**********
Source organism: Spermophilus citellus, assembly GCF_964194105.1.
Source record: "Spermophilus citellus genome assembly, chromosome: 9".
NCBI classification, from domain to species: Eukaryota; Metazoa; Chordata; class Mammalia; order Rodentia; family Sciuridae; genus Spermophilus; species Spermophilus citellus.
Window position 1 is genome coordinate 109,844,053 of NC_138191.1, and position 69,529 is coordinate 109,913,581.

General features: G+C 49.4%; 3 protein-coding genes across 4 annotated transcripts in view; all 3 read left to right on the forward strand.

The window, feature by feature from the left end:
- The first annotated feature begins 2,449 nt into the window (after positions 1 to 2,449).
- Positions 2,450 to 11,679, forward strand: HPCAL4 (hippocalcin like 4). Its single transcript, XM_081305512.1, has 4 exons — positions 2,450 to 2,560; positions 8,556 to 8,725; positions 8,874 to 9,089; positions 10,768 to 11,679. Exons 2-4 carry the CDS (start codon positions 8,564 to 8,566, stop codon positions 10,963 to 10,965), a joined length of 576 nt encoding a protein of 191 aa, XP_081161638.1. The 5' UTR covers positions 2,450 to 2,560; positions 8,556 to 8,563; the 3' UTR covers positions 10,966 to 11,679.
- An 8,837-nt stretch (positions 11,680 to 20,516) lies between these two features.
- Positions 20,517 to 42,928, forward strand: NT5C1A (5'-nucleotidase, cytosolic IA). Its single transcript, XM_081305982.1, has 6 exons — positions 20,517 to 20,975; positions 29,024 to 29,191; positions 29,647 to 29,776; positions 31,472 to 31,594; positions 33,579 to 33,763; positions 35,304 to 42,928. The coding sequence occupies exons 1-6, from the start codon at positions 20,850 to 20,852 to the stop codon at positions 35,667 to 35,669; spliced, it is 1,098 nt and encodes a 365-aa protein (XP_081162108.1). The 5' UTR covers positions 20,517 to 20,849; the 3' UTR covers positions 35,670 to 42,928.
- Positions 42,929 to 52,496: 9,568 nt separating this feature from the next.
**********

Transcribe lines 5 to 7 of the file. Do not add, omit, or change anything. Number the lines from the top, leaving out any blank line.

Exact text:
General features: G+C 49.4%; 3 protein-coding genes across 4 annotated transcripts in view; all 3 read left to right on the forward strand.

The window, feature by feature from the left end:
- The first annotated feature begins 2,449 nt into the window (after positions 1 to 2,449).